Maybe even smaller?

There’s a sofa in my office. Sometimes it’s used to seat some clients for a consultation, sometimes I use it for a nap. This evening Anne and I are sitting on it, close together, after a meal of Eddie’s Pizza d’amore.

“I’ve been thinking, Sy. I don’t want to use my grow-shrink superpower very much.”

“Fine with me, I like the size you are. Why’d you decide that?”

“I remember Alice saying, ‘Three inches is such a wretched height to be.’ She was thinking about what her cat would do to her at that height. I’m thinking about what an amoeba might do to me if I were down to bacteria-size and I wouldn’t be able to see it coming because I’d be too small to see light. It would be even messier further down.”

“Well, mess is the point of quantum mechanics — all we get is the averages because it’s all chaos at the quantum level. Bohr would say we can’t even talk about what’s down there, but you’d be in the thick of it.”

She shudders delicately, leans in tighter. <long, very friendly pause> “Where’d that weird number come from, Sy?”

“What weird number?”

“Ten-to-the-minus-thirty-fifth. You mentioned it as a possible bottom to the size range.”

Now you’re asking?”

“I’ve got this new superpower, I need to think about stuff.  Besides, we’ve finished the pizza.”

<sigh> “This conversation reminds me of our elephant adventure.  Oh well.  Umm. It may have started on a cold, wet afternoon. You know, when your head’s just not up to real work so you grab a scratchpad and start doodling? I’ll bet Max Planck was in that state when he started fiddling with universal constants, like the speed of light and his own personal contribution ħ, the quantum of action.”

“He could change their values?”

“No, of course not. But he could combine them in different ways to see what came out. Being a proper physicist he’d make sure the units always came out right. I’m not sure which unit-system he worked in so I’ll just stick with SI units, OK?”

“Why should I argue?”

“No good reason to. So… c is a velocity so its units are meters per second. Planck’s constant ħ is energy times time, which you can write either as joule-seconds or kilogram-meter² per second. He couldn’t just add the numbers together because the units are different. However, he could divide the one by the other so the per-seconds canceled out. That gave him kilogram-meters, which wasn’t particularly interesting. The important step was the next one.”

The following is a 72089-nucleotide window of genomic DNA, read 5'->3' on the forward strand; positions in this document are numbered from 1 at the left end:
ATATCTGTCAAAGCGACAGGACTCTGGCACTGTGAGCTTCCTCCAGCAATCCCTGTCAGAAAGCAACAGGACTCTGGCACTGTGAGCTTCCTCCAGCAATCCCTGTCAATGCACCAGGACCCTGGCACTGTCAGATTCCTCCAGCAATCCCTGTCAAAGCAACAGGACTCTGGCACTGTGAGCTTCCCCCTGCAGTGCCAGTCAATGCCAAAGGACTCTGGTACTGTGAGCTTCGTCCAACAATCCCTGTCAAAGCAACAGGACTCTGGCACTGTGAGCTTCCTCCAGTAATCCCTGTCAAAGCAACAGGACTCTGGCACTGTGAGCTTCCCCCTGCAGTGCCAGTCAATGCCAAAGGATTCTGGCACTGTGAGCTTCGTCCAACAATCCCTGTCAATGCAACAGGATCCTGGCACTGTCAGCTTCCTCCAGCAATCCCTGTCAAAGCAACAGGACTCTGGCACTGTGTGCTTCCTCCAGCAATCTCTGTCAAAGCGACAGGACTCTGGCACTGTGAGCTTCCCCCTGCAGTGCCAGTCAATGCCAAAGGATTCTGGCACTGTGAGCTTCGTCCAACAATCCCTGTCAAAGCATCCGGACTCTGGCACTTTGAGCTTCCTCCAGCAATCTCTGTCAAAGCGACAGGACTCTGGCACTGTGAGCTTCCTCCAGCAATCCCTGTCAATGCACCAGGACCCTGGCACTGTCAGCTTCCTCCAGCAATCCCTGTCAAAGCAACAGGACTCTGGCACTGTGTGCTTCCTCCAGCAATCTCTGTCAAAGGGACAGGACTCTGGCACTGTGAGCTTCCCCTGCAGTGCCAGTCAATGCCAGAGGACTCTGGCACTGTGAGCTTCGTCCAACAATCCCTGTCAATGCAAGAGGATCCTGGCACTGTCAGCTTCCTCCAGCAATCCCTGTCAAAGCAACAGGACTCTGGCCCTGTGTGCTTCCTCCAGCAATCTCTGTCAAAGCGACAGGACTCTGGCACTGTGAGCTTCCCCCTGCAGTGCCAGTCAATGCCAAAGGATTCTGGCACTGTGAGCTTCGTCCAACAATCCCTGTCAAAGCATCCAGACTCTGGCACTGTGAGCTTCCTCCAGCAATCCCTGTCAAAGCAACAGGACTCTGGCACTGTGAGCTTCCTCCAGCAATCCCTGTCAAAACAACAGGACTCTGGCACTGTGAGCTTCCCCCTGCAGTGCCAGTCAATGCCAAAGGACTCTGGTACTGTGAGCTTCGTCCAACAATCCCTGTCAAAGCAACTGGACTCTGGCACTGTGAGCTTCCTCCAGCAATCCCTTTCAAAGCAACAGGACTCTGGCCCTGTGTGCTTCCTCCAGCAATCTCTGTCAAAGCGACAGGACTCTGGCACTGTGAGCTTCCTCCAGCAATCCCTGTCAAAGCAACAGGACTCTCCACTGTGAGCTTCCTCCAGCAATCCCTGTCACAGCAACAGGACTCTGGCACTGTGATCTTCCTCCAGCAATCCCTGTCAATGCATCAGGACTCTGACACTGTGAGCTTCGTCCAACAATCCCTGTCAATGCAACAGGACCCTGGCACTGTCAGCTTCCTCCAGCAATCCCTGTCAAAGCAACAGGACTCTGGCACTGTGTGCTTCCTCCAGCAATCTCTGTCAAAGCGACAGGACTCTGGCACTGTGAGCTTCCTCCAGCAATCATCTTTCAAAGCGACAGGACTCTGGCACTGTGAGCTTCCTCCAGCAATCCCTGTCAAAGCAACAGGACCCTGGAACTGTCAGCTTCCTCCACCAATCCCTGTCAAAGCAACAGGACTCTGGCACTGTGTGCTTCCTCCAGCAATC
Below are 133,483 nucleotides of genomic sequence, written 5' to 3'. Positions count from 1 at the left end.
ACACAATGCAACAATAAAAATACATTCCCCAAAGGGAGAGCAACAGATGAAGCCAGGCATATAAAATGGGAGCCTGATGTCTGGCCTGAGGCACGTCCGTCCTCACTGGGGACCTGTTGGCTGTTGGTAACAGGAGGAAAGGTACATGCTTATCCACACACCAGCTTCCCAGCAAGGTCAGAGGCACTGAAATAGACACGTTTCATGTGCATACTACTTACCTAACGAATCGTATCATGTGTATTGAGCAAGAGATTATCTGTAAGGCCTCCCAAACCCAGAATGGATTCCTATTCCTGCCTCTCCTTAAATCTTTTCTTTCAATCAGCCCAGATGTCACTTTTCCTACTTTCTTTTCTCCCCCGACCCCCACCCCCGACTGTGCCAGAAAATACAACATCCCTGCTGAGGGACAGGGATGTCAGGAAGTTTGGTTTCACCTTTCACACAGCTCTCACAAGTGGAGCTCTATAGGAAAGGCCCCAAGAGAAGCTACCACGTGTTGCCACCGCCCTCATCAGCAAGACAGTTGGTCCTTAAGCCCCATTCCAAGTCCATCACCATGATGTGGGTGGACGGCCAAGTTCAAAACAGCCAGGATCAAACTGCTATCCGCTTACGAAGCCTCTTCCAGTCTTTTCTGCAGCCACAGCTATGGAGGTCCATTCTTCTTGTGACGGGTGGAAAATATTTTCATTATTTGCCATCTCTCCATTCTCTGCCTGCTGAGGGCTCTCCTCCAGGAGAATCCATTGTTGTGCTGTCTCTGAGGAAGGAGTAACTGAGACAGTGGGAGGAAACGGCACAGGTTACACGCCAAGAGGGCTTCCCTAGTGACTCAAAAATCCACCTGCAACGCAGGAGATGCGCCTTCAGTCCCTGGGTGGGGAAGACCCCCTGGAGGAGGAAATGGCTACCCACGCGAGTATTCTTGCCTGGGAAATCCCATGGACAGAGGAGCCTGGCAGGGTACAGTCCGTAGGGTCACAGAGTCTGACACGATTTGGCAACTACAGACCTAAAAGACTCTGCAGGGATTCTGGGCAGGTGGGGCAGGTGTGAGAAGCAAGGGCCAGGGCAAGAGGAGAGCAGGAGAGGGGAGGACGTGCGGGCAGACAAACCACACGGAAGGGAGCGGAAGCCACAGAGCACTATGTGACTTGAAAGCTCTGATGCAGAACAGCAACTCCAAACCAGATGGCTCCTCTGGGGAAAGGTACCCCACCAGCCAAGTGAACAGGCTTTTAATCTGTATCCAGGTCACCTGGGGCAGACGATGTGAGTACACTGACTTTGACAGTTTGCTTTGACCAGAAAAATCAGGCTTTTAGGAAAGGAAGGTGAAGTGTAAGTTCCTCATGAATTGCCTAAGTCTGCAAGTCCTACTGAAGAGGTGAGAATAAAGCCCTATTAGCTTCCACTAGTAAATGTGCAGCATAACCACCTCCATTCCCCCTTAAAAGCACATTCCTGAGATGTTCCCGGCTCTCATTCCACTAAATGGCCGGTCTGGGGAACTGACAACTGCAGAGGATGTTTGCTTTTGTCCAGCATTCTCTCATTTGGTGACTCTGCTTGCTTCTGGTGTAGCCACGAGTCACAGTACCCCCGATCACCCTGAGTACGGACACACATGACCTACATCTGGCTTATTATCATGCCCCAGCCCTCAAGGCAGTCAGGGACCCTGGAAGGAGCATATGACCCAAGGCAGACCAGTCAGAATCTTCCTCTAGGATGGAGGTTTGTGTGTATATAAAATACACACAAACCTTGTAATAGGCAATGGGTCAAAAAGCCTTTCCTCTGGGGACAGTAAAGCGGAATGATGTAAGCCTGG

“Don’t keep me in suspense.”

“He threw Newton’s gravitational constant G into the mix. Its units are meter³ per kilogram per second². ‘Ach, vut a mess,’ he thought, ‘but maybe now ve getting somevere. If I multiply ħ by G the kilograms cancel out und I get meter5 per second³. Now … Ah! Divide by c³ vich is equal to multiplying by second³/meter³ to cancel out all the seconds and ve are left mit chust meter² vich I can take the square root uff. Wunderbar, it is simply a length! How ’bout that?‘”

“Surely he didn’t think ‘how ’bout that?‘”

“Maybe the German equivalent. Anyway, doodling like that is one of the ways researchers get inspirations. This one was so good that (Għ/c³)=1.6×10-35 meter is now known as the Planck length. That’s where your ten-to-the-minus-thirty-fifth comes from.”

“That’s pretty small. But is it really the bottom?”

“Almost certainly not, for a couple of different reasons. First, although the Planck formula looks like a fundamental limit, it’s not. In the same report Planck re-juggled his constants to define the Planck mass (ħc/G)=2.2×10-8 kilograms or 22 micrograms. Grains of sand weight less than that. If Planck’s mass isn’t a limit, Planck’s length probably isn’t either. Before you ask, the other reason has to do with relativity and this is not the time for that.”

“Mmm … so if space is quantized, which is where we started, the little bits probably aren’t Planck-sized?”

“Who knows? But my guess is, no, probably much smaller.”

“So I wouldn’t accidentally go out altogether like a candle then. That’s comforting to know.”

My turn to shudder. <another long, friendly pause>.

~~Rich Olcott

Small, yes, but how small?

Another quiet summer afternoon in the office. As I’m finishing up some paperwork I hear a fizzing sound I’d not heard in a while. “Hello, Anne, welcome back. Where’ve you been?”

Her white satin looks a bit speckled somehow but her voice still sounds like molten silver. “I’m not sure, Sy. That’s what I’ve come to you about.”

“Tell me about it.”

“Well, after we figured out that I can sort of ‘push’ myself across time and probability variation I realized that the different ‘pushes’ felt like different directions, kind of. When I go backward and forward in time it feels a little like falling backward or forward. Not really, but that’s the best way I can describe it. Moving to a different probability is a little like going left or right. So I wondered, what about up and down?”

“And I gather you tried that.”

“Sure, why not? What good’s a superpower if you don’t know what you can do with it? When I ‘push’ just a little upward thIS HAPPENS.”

“Whoa, watch out for the ceiling fan! Shrink back down again before you break the furniture or something.”

“Oh, I won’t, I’ve learned to be careful when I resize. Good thing I was outside and all by myself the first time I tried it. Took some practice to control how how much my size changes by how light or heavy I ‘pushed’.”

“I think I can see where this is going.”

“Mm-hm, it’s good to know what the limits are, right? I’ve got a pretty good idea of what would happen if I got huge. What I want to know is, what’ll I be getting into if I try ‘pushing’ down as hard as I can?”